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Jan 1, 2014

2014: The 12 Miraculous Implications of Einstein’s Happiest Thought

Posted by in categories: existential risks, particle physics

Weightlessness in free fall, seen by Einstein in a flash in 1907, was “the happiest thought of my life” as he always said. It implies that gravity can be replaced by ordinary acceleration and hence can be understood from first principles using his then two years old theory of special relativity.

Twelve revolutionary implications follow. They all derive from the following simple abstract scenario described by Einstein: A light ray is ascending inside a constantly accelerating long rocketship in outer space, from the bottom to the tip. During this finite traveling time, the ship itself is picking up speed. That is all. The rest is implications:

# 1) When the ascending light with its intrinsic finite speed c arrives at the tip, the tip is receding at a constant velocity from the point of origin of the light. So a constant Doppler effect applies. Hence the temporal wavelength of a laser beam arriving upstairs is elongated. This is the famous GRAVITATIONAL REDSHIFT (Einstein).

# 2) The elongated wavelength of the photons emitted downstairs implies that their constant energy is lower there from the beginning since nothing happens to them on the way. This is the GRAVITATIONAL ENERGY REDUCTION OF LIGHT (Einstein).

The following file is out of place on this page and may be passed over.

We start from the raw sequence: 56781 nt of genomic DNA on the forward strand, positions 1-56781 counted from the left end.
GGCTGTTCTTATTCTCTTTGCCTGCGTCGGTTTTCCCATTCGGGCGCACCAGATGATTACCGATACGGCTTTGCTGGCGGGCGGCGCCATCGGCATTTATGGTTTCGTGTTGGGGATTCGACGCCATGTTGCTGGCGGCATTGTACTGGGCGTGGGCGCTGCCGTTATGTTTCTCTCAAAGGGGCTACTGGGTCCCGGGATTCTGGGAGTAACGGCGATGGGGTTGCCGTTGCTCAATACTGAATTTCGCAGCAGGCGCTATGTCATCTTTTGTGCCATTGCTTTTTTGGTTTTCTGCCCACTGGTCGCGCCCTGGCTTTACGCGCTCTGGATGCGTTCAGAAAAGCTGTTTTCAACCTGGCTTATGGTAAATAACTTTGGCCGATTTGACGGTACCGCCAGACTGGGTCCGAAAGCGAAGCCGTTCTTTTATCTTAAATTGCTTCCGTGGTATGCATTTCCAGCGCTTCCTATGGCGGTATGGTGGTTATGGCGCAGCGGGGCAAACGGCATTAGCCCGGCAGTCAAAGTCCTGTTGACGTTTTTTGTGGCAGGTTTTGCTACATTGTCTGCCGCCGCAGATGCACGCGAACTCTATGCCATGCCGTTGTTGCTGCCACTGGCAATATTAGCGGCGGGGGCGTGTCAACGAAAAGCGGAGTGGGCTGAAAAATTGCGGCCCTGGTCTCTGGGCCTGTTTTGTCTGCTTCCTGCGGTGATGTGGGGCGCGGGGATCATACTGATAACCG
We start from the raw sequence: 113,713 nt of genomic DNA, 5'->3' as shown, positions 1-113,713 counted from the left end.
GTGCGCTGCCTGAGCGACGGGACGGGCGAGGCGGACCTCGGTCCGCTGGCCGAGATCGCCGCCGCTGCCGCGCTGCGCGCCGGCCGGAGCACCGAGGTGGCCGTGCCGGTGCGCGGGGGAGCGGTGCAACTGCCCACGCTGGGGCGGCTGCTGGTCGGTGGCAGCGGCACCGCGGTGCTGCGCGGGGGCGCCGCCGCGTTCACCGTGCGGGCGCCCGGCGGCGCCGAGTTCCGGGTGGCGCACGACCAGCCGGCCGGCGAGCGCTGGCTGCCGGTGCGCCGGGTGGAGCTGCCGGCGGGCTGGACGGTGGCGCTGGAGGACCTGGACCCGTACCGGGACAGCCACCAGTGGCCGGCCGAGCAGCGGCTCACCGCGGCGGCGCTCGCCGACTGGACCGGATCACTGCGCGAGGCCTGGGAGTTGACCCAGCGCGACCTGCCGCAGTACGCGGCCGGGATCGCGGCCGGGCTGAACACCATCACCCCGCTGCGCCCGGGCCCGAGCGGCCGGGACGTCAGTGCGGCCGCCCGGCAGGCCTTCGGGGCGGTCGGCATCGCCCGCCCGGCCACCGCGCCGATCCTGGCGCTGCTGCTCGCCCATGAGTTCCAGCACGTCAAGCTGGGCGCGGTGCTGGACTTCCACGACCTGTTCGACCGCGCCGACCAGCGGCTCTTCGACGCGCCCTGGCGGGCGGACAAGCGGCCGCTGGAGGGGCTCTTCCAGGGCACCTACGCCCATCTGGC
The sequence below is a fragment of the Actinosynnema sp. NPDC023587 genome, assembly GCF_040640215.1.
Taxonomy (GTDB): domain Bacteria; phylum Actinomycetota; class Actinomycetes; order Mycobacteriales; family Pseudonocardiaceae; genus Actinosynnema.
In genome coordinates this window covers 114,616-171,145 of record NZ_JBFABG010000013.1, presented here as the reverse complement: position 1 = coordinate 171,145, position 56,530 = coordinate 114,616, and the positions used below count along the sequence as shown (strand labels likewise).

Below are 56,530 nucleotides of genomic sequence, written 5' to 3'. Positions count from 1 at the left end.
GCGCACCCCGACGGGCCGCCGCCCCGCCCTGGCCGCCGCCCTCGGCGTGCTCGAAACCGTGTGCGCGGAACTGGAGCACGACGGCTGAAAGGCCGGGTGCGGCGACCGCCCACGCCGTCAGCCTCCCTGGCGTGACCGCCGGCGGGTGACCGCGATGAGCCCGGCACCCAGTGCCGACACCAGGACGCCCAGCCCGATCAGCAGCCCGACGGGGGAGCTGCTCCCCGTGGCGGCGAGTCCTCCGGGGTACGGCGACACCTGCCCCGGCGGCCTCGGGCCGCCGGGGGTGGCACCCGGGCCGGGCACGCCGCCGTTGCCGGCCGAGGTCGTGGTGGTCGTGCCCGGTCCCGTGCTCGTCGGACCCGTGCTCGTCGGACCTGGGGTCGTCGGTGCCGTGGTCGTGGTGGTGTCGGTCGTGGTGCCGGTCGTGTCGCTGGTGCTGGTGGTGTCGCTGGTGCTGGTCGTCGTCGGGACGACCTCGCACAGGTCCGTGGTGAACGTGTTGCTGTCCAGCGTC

Continue reading “2014: The 12 Miraculous Implications of Einstein’s Happiest Thought” »

Dec 30, 2013


Posted by in categories: automation, big data, biotech/medical, bitcoin, business, complex systems, cosmology, defense, economics, education, energy, engineering, ethics, existential risks, futurism, geopolitics, government, information science, life extension, nanotechnology, neuroscience, physics, robotics/AI, science, scientific freedom, security, singularity, transparency

Overmanagement by Mr. Andres Agostini

This is an excerpt from the conclusion section o, “…Overmanagement…,” that discusses some management strategies. To read the entire piece, just click the link at the end of article:


Question: What other contemporary issues particularly concern you? Do you find signs of
hope or resistance around these issues that, perhaps, you finding heartening?

Continue reading “Overmanagement” »